In recent years, I've started to explore various brussels preparations: braising and/or steaming in chicken broth; roasting, sauteing with a bit of maple syrup, steam roasting... My favorite preparation in a restaurant right now is at The Dressing Room, where they roast the brussels with juicy dried cranberries. Oh, it's really really good.

This past weekend, I was craving salt and sweet (go figure). I spotted some brussels sprouts in the market (alas, not as small as I have been buying recently -- but they were so so fresh). Add to my cart a pack of Niman Ranch maple-applewood bacon, and some grade B VT maple syrup, and I've got a kick-ass veggie side dish.

This dish takes mere minutes to put together: chop bacon slices into 1/4-1/3" pieces. Heat some oil in a pan (oil helps render the fat in bacon...yeah, I know. Counterintuitive). Toss in bacon and gently render til golden. Add in quartered brussels sprouts (I used about 3 slices of bacon for 2 handfuls of brussels -- enough for 2 people). Season with salt and pepper. Saute until the sprouts are just beginning to caramelize, and are nearly cooked. Drizzle over some maple syrup and toss to coat. Finish cooking and serve immediately.

I wish I had a picture to accompany this post -- to bad they were so so good and we were so so hungry. The brussels disappeared all too fast!!!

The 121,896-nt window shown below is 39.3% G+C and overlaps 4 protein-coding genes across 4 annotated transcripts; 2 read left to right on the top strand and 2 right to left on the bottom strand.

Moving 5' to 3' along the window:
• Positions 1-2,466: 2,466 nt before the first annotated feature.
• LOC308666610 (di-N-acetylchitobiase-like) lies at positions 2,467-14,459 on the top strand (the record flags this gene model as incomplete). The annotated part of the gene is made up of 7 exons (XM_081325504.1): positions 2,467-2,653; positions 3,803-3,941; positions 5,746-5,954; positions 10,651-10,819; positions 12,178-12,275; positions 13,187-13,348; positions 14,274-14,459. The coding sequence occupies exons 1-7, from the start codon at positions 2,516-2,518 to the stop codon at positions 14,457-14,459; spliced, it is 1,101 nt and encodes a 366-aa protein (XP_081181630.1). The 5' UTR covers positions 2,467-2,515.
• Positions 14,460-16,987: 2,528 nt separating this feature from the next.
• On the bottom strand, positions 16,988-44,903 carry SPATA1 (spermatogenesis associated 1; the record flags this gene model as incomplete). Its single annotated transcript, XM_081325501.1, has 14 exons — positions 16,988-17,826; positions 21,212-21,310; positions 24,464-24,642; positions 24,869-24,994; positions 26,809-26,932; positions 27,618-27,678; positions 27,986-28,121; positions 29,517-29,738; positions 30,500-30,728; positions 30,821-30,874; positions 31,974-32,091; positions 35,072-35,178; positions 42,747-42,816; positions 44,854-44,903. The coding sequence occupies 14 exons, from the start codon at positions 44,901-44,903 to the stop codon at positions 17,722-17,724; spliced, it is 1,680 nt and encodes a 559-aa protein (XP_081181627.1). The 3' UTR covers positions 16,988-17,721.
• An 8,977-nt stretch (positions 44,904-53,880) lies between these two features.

Wednesday, February 10, 2010

Blizzard of 2010

I'm not sure about the rest of you, but I still remember the Blizzard of '98 quite well. I was a freshman in high school, well technically I was - I was at a K-9 school. My parents were away skiing, and my sisters and I were home with an apprentice from the school babysitting us. That storm was a real blizzard. Most of the doors to the house were snowed shut. I remember taking our yellow lab outside to "shovel." Ha. The snow nearly engulfed her -- all 3 feet or so. We live on a state road in CT, so the responsibility for plowing the road falls into the state's hands -- not our town's. The first day of the storm, you couldn't see where the road was. I remember watching a Land Cruiser driving down the snowcovered road (it was packed out a bit) with three snow tubes full of kids trailing behind. Now THAT is what I call sledding!

So, now to today's "blizzard." I know the snow started around 2am. Yup. I was up, listening to the plows roaring down the pretty dry road, metal plow to pavement. They were using their new fancy "ice detecting" detection system, I guess. I just wish they had silencers. By the time I actually got out of bed at 9:30, three beautiful inches had blanketed the ground. And the next couple of hours, it was snowing like gangbusters. I couldn't see the field and rolling hills behind us. Looking out the window, you saw snow flying by horizontally. Not to mention the howling wind (my family lives in a converted barn and is at the crest of a hill, so the wind from Long Island Sound will whip across inland CT and slap the house. I ventured out midday (the cat needed food!) and was surprised at how neglected our state road was. I went across the state line to NY state, and their roads, albeit snowy, were nicely sanded and very manageable. Go figure.

Now it's late afternoon -- and I'm sitting here wondering why this was called a blizzard. It's still snowing, yes, and still windy. But it's tapering off to a very fine snow...not the sheer volume of larger flakes I saw this morning. It's clearer, too, as you can see all the way to the next ridge over. Ha. Not for long (before, top. 10 minutes later, bottom. Literally as I'm writing this!)